They must agree, in writing, to decline any commission in conformity with the unjust acts of Parliament, and to refuse to take any actions contrary to the 1691 charter — or resign if required to do so.
They all signed the proffered statement. And Otis cancelled the court’s fall session.
All the officials present signed the proffered statement. And Otis cancelled the court’s fall session.
The protesters had won.
But their task was not yet over. They still must confront county officials who were not present and require them to sign the same document.
For the rest of that day, groups tracked down militia leaders, deputy sheriffs, magistrates, and won their agreement. Protesters from more distant Cape towns were dispatched to do the same when they reached home. And Barnstable town replaced its representative to the legislature with a person “more disposed to serve the country than the last one,” Daniel Davis (who was also a court official).
Otis stayed overnight at Davis’s nearby home (now a private home at 3074 Main Street), as the protesters’ efforts played out.
They reassembled at 6 the next morning, to the sound of fife and drum. And when they shortly drew up in front of Davis’s house to greet Otis, they gave him three cheers, “in token of their esteem and veneration.”
And, by the end of that September week, Cape Cod was in every meaningful respect entirely rid of British control.
Without a shot being fired.
Setting the Stage
The Cape was not alone in its desire to retain its long-standing ways.
The same scenario played out in counties across the province during the autumn of 1774, from the hills of Berkshire County to the shores of Nantucket Island. By the start of winter, all Massachusetts counties except Suffolk — primarily Boston, where the British troops were headquartered — had won the freedom to maintain their democratic ways.
And that, in turn, set the stage for the next act in the drama of American independence.
Because the British had lost control of the countryside, Gen. Thomas Gage decided that, after the snows had melted the next spring, it was necessary to secure munitions that had been stored nearly 20 miles from Boston, in the town of Concord.
That expedition, on April 19, 1775, turned into the Battle of Lexington and Concord —and loosed the American tide toward independence. The Second Continental Congress, meeting in Philadelphia, responded to news of the battle by creating the Continental Army and naming George Washington its general.
And the united colonies went to war.
A New Calling
Back in Barnstable, that little courthouse continued to play its part.
It was home to a Barnstable County Congress, called to catalog the region’s new concerns and coordinate actions with other counties. It served occasionally as the site of Barnstable town meetings — that ultimate expression of direct democracy, where every freeholder had a voice and a vote.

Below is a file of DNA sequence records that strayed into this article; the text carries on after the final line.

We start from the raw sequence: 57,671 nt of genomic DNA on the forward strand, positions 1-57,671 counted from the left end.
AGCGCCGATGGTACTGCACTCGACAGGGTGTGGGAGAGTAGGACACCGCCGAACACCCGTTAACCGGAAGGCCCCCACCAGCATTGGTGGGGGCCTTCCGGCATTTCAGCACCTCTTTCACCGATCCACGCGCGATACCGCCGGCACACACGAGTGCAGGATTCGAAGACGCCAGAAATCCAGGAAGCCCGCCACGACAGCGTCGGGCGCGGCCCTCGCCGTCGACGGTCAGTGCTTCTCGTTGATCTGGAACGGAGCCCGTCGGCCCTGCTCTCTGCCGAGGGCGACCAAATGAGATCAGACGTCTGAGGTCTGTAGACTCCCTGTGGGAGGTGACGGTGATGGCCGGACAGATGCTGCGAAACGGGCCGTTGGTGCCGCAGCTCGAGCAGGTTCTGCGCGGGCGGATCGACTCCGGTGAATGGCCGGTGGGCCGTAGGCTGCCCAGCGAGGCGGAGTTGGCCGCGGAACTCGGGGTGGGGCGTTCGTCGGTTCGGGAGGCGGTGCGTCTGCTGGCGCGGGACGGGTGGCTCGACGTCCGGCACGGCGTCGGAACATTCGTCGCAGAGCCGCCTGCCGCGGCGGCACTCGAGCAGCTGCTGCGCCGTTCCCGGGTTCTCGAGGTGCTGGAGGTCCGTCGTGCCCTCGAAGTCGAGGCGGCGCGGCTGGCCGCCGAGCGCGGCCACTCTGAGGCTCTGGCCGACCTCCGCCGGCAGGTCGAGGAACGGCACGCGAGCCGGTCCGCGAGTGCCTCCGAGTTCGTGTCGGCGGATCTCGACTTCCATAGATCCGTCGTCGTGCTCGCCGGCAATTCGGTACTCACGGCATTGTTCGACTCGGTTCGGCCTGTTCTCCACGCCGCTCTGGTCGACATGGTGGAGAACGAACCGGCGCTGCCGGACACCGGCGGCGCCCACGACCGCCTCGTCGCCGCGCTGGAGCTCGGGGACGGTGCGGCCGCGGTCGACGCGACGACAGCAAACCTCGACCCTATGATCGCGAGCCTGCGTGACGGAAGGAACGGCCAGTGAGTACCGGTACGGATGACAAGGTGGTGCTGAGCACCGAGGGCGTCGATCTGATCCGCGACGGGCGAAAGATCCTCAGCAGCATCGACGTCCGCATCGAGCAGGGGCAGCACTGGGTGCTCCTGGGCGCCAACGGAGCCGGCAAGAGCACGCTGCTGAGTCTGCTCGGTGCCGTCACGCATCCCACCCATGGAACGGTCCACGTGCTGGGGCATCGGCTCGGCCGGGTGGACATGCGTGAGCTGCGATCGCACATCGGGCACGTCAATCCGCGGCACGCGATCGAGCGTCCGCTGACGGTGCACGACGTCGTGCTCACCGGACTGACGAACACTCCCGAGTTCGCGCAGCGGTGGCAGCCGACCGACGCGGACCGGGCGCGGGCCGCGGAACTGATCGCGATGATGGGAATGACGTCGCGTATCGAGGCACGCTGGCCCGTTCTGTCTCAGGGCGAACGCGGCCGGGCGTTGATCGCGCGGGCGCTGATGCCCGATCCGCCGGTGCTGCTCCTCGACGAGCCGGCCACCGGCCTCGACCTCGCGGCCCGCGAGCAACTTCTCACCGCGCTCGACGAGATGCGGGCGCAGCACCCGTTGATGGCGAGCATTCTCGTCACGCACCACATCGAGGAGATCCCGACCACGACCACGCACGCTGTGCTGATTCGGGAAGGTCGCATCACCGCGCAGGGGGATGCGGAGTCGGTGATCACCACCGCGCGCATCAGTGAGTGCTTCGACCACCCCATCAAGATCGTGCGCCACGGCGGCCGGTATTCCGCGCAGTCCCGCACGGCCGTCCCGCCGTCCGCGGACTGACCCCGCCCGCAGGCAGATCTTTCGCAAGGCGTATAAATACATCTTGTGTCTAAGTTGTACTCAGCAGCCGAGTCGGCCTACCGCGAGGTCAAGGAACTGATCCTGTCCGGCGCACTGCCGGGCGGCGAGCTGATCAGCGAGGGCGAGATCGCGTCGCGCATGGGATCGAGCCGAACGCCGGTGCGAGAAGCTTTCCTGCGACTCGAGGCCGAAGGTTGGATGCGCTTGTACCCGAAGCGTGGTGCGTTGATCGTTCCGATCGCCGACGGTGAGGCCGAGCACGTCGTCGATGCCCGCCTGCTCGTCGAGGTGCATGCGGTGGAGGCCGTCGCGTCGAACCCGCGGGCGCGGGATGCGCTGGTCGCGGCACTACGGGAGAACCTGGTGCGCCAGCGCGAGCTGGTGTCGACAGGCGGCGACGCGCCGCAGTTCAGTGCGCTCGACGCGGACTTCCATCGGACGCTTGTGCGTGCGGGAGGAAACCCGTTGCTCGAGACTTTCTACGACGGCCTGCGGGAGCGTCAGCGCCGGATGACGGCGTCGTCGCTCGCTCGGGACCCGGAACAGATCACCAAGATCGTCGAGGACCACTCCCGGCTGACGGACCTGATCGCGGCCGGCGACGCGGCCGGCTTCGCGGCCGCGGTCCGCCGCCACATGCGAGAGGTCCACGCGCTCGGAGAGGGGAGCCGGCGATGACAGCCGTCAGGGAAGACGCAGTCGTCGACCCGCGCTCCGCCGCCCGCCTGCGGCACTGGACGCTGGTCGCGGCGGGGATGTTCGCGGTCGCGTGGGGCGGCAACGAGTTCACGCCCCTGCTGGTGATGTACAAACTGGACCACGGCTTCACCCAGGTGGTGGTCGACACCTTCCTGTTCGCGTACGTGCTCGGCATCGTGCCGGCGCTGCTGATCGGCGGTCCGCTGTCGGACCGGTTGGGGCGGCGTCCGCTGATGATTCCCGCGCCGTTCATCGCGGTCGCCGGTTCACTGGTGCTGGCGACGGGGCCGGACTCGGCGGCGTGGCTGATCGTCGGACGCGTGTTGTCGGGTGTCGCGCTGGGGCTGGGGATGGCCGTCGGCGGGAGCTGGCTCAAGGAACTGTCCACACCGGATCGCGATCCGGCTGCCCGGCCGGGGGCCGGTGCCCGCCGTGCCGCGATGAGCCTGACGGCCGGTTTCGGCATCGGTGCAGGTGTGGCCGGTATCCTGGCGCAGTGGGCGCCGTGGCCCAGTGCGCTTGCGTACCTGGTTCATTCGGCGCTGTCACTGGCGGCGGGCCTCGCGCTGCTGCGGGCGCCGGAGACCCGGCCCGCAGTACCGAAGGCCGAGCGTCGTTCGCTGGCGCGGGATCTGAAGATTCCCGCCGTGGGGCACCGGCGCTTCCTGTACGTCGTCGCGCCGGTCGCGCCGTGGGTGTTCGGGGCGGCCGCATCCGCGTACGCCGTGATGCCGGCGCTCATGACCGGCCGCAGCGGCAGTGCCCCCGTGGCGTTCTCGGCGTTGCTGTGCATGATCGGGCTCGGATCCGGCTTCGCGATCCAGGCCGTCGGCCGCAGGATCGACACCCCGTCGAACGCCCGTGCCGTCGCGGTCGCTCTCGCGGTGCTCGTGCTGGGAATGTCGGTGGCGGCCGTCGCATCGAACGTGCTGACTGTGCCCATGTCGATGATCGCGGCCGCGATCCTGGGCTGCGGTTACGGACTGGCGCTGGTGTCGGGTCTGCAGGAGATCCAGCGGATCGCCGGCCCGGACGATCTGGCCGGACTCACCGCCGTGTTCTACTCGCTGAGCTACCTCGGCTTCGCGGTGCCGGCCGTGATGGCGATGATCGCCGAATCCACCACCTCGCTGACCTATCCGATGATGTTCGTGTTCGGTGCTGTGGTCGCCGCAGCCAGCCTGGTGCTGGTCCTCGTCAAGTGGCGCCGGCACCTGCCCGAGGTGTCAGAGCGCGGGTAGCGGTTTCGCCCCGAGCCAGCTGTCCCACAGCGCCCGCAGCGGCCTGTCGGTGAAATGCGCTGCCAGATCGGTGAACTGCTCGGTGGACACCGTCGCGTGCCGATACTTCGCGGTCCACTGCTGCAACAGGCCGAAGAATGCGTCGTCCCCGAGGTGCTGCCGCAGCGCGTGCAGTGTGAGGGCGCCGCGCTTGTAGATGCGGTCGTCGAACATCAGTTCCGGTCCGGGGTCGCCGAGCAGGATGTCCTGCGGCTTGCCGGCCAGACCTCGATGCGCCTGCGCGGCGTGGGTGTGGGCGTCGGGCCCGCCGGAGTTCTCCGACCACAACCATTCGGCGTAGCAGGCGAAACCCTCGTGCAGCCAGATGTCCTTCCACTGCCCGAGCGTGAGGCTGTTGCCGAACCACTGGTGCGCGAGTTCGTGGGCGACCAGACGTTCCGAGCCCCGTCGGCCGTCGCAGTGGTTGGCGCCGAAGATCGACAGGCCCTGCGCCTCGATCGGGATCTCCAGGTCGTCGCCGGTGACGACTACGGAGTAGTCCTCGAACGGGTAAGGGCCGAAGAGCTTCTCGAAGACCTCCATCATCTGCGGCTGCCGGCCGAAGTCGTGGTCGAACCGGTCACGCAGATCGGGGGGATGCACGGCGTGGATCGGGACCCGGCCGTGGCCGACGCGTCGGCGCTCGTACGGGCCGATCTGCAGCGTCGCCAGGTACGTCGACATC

It also resumed its courthouse duties, after a provincial congress was organized to take over the legislative and executive duties formerly exercised by the royal governor.
But the courthouse eventually outgrew its usefulness. And it became clear, when the nearby court-records building burned down, that a new, larger — and fireproof — courthouse was
needed. In 1832 a fine new building, about a quarter mile to the east — made of granite — replaced the old wooden courthouse.
Even then, the old courthouse’s service to the spirit of democracy was not yet over.
The town turned down a proposal to formally adopt the building as the Town House, where town meetings would be held. The structure was in too great disrepair.
But the newly formed Third Barnstable Baptist Church came to its rescue.
A religious fervor, the Second Great Awakening, was energizing Americans across the country, the Baptist church in the forefront.
And the Baptist faith was at that time perhaps the most democratic of Christian denominations. It had no governing body, no ecclesiastical hierarchy to obey; it had no creed and sacraments. All church members were free to reach their own understanding of the Bible, and so to make their own way to God.
The Third Baptist Church bought the old courthouse in 1846 and renovated it. It raised its floor, lifted its ceiling, and installed pews and stained-glass windows. And it replaced the courthouse’s single door facing the highway with twin doors on the end of the building, in classical New England church-house fashion.
For the next 125 years, the building faithfully served its congregation, until the membership dwindled and, in the early 1970s, the church was disbanded.
It was then that the current owner, Tales of Cape Cod, a volunteer-staffed non-profit, stepped in to rescue it anew. And so the building survives to this day, host to a summer lecture series focusing on the region’s history and to interpretative reenactments for school children of that fateful September day in 1774 — still bearing silent witness to the spirit of American democracy.
The courthouse narrative: